courtesy photoDubmaster Mad Professor has been crafting beats since the 1980s.

Mad Professor schools SF in dub

Nearing 60 and cooler than Skrillex will ever be, U.K. dubmaster extraordinaire Mad Professor brings his “Roots of Dubstep Tour” to The City next week.

In the game since the 1980s, when he started as a recording engineer, the U.K. based-disciple of Lee “Scratch” Perry will mix a dubbed-out set Sunday upstairs at Elbo Room using master-tape copies from his legendary Ariwa studios processed through reverb, echo, phasers, mixers and all manner of effects.

“No vinyl, no record, no CD player,” Mad Professor emphasizes, on the phone from a tour stop — one of 14 in the U.S. — in Washington, D.C. “I bring a miniature version of the Ariwa studio and hook it up onstage,” he adds in his cool Guyanese-English accent.

Sunday night will involve a lot of samples from his new LP, “A Ruff Guide to Ariwa,” an album that spans the decades at Ariwa studios, along with some new stuff by the likes of Perry, Sister Audrey, Pato Banton and General Levy.

The vibe at Elbo Room will depend on the crowd, says the prolific professor — aka Neil Joseph Stephen Fraser.

“It varies. Last night we played with some guys, The Orb, and it was a more techno-pop audience — totally different from the audience we had in Boston which was more of a roots-reggae crowd.”

Fraser brings his “Roots of Dubstep Tour” to the U.S. two years after he released an album of the same name because he still wants to “get history straight,” he says.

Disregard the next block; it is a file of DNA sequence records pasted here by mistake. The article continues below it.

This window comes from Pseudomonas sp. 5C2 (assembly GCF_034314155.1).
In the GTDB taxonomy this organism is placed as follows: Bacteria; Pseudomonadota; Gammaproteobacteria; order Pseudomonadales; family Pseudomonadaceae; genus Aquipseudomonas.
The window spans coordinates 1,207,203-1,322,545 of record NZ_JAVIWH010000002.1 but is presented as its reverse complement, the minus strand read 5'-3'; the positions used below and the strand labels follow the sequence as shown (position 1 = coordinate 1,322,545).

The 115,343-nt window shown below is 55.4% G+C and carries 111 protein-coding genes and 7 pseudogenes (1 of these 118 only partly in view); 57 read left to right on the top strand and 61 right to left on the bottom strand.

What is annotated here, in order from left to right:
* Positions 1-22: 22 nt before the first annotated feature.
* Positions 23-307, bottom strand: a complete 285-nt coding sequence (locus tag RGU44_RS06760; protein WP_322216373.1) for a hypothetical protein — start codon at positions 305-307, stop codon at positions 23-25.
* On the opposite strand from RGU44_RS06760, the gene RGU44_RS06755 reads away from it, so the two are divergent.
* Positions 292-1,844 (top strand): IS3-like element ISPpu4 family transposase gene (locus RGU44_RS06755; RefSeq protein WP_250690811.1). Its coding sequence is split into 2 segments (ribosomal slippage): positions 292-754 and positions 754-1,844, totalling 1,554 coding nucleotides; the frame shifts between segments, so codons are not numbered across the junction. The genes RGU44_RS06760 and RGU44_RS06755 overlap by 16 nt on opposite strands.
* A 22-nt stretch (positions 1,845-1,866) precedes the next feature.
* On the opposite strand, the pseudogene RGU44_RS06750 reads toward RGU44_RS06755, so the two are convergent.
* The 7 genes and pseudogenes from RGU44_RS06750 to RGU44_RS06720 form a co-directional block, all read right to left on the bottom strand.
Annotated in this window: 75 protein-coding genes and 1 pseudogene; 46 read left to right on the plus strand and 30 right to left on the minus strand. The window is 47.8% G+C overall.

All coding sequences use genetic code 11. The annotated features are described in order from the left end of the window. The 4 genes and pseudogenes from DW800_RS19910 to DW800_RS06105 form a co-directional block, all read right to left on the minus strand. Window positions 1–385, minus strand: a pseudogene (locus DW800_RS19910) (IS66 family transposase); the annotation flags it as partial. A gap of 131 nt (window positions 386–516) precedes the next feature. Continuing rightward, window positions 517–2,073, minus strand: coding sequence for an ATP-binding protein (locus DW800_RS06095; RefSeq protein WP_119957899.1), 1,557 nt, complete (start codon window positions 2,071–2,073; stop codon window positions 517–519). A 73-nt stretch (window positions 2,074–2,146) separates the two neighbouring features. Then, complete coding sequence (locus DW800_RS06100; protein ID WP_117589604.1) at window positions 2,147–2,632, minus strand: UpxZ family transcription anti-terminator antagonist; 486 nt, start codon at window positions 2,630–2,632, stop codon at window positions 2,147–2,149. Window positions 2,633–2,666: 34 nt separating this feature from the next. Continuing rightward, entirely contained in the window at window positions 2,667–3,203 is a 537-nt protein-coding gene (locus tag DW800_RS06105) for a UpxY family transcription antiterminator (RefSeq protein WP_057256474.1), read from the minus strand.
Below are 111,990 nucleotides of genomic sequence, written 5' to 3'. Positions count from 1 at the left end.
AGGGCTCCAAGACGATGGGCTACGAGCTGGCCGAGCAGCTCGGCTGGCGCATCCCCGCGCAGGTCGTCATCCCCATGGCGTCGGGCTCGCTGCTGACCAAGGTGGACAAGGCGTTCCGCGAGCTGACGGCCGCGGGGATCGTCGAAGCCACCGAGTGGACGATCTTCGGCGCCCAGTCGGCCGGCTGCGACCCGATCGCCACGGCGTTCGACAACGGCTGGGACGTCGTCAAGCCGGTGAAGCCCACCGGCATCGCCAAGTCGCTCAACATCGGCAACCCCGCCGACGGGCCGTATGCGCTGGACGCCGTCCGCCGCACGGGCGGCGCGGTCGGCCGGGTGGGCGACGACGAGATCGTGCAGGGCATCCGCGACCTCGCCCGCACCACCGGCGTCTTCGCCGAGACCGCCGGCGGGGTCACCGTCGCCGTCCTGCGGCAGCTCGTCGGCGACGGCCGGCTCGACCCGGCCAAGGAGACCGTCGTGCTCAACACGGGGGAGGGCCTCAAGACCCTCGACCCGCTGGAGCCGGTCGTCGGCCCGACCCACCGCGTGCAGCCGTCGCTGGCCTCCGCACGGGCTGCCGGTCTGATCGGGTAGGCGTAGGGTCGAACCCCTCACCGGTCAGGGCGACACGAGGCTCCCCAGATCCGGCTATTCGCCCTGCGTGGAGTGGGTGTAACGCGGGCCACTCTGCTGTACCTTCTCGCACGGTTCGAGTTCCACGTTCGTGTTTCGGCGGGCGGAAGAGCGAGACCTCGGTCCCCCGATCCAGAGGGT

“There’s a lot of young kids that know dubstep more than they know dub — to the point people start thinking that dub is a part of dubstep, or derivative. The guy that is the biggest instigator of dub is King Tubby, out of Jamaica in the early ’70s. … Some people don’t even think that ska came from Jamaica. Their first introduction to ska is second-generation ska that came out of Birmingham. They totally missed out on ska from Jamaica. We’re in danger of that happening to dub. So I thought, ‘I have to at least get it down on record that the roots of dubstep is dub.’”

IF YOU GO

Mad Professor

Where: Elbo Room, 647 Valencia St., S.F.

When: 9 p.m. Sunday

Tickets: $15 to $20

Contact: (415) 552-7788, www.elbo.com

DAILY SPIN

FRIDAY

Furry Prom Night: Wear an animal outfit and prepare to rage to the sounds of Traviswild at The Animal Party “Furry Prom Night,” complete with a costume competition. A complimentary glass of Champagne will be served before 10:30 p.m. for animals dressed in prom attire. 9 p.m., free before 10:30 p.m. with animal-inspired attire or costume, or $10. Harlot, 46 Minna St., S.F., (415) 777-10777, www.harlotsf.com

SATURDAY

Bearracuda featuring Peaches: XL Recording artist Peaches performs live at her first bear event as part of SF Bear Pride 2013 — the largest bear dance party in the U.S. — backed by Rotten Robbie, Medic and Steve Sherwood, Stanley Frank and Robert Jeffrey. 9 p.m., $20. Public Works, 161 Erie St., S.F., (415) 779-6757, www.publicsf.com

WEDNESDAY

Thundercat: Fresh off Jimmy Fallon, bassist-vocalist Stephen Bruner, son of jazz drummer Ronald Bruner Sr., comes to town with his experimental electronic act and his Flying Lotus collaboration “Apocalypse.” 8 p.m., $15-$17. Independent, 628 Divisadero St., S.F., (415) 771-1421, www.theindependentsf.comartsMad ProfessorNeil Joseph Stephen FraserPop Music & JazzRoots of Dubstep Tour

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